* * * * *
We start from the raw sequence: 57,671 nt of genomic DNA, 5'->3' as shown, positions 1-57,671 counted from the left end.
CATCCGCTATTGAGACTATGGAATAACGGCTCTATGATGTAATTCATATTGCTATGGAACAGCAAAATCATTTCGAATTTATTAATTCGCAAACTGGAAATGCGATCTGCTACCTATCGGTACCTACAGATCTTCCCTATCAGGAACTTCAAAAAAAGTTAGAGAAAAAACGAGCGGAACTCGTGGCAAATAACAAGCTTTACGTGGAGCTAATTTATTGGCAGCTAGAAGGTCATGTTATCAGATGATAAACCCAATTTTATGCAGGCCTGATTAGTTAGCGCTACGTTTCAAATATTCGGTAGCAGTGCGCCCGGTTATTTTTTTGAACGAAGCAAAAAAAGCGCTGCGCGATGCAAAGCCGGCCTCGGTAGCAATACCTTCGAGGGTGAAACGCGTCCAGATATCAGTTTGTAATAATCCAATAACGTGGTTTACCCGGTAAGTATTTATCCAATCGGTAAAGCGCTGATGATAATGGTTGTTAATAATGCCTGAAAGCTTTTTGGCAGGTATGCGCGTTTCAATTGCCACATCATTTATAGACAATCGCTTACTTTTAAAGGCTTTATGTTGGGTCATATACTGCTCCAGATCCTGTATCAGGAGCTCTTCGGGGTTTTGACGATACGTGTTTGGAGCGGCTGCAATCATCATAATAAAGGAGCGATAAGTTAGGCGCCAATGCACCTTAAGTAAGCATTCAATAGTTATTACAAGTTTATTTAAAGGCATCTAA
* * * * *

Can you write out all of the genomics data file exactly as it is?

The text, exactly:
We start from the raw sequence: 57,671 nt of genomic DNA, 5'->3' as shown, positions 1-57,671 counted from the left end.
CATCCGCTATTGAGACTATGGAATAACGGCTCTATGATGTAATTCATATTGCTATGGAACAGCAAAATCATTTCGAATTTATTAATTCGCAAACTGGAAATGCGATCTGCTACCTATCGGTACCTACAGATCTTCCCTATCAGGAACTTCAAAAAAAGTTAGAGAAAAAACGAGCGGAACTCGTGGCAAATAACAAGCTTTACGTGGAGCTAATTTATTGGCAGCTAGAAGGTCATGTTATCAGATGATAAACCCAATTTTATGCAGGCCTGATTAGTTAGCGCTACGTTTCAAATATTCGGTAGCAGTGCGCCCGGTTATTTTTTTGAACGAAGCAAAAAAAGCGCTGCGCGATGCAAAGCCGGCCTCGGTAGCAATACCTTCGAGGGTGAAACGCGTCCAGATATCAGTTTGTAATAATCCAATAACGTGGTTTACCCGGTAAGTATTTATCCAATCGGTAAAGCGCTGATGATAATGGTTGTTAATAATGCCTGAAAGCTTTTTGGCAGGTATGCGCGTTTCAATTGCCACATCATTTATAGACAATCGCTTACTTTTAAAGGCTTTATGTTGGGTCATATACTGCTCCAGATCCTGTATCAGGAGCTCTTCGGGGTTTTGACGATACGTGTTTGGAGCGGCTGCAATCATCATAATAAAGGAGCGATAAGTTAGGCGCCAATGCACCTTAAGTAAGCATTCAATAGTTATTACAAGTTTATTTAAAGGCATCTAA